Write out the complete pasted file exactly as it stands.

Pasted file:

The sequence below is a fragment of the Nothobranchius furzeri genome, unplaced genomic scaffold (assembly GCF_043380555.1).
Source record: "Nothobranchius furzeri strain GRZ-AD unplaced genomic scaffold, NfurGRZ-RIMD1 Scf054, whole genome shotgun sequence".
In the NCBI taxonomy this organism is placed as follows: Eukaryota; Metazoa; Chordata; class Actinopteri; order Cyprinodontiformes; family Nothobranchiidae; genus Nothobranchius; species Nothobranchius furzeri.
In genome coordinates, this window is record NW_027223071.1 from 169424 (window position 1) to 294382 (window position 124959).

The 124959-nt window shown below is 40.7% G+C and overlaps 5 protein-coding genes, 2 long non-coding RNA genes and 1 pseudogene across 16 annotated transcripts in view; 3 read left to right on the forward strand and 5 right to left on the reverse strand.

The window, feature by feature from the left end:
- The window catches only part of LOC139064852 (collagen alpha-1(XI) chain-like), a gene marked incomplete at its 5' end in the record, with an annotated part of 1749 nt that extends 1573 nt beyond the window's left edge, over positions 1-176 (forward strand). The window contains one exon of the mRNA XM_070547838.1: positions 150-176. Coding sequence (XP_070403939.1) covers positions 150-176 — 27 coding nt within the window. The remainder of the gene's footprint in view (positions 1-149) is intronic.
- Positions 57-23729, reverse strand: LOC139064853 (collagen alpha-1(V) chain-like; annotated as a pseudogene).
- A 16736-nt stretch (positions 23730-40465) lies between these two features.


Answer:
The sequence below is a fragment of the Nothobranchius furzeri genome, unplaced genomic scaffold (assembly GCF_043380555.1).
Source record: "Nothobranchius furzeri strain GRZ-AD unplaced genomic scaffold, NfurGRZ-RIMD1 Scf054, whole genome shotgun sequence".
In the NCBI taxonomy this organism is placed as follows: Eukaryota; Metazoa; Chordata; class Actinopteri; order Cyprinodontiformes; family Nothobranchiidae; genus Nothobranchius; species Nothobranchius furzeri.
In genome coordinates, this window is record NW_027223071.1 from 169424 (window position 1) to 294382 (window position 124959).

The 124959-nt window shown below is 40.7% G+C and overlaps 5 protein-coding genes, 2 long non-coding RNA genes and 1 pseudogene across 16 annotated transcripts in view; 3 read left to right on the forward strand and 5 right to left on the reverse strand.

The window, feature by feature from the left end:
- The window catches only part of LOC139064852 (collagen alpha-1(XI) chain-like), a gene marked incomplete at its 5' end in the record, with an annotated part of 1749 nt that extends 1573 nt beyond the window's left edge, over positions 1-176 (forward strand). The window contains one exon of the mRNA XM_070547838.1: positions 150-176. Coding sequence (XP_070403939.1) covers positions 150-176 — 27 coding nt within the window. The remainder of the gene's footprint in view (positions 1-149) is intronic.
- Positions 57-23729, reverse strand: LOC139064853 (collagen alpha-1(V) chain-like; annotated as a pseudogene).
- A 16736-nt stretch (positions 23730-40465) lies between these two features.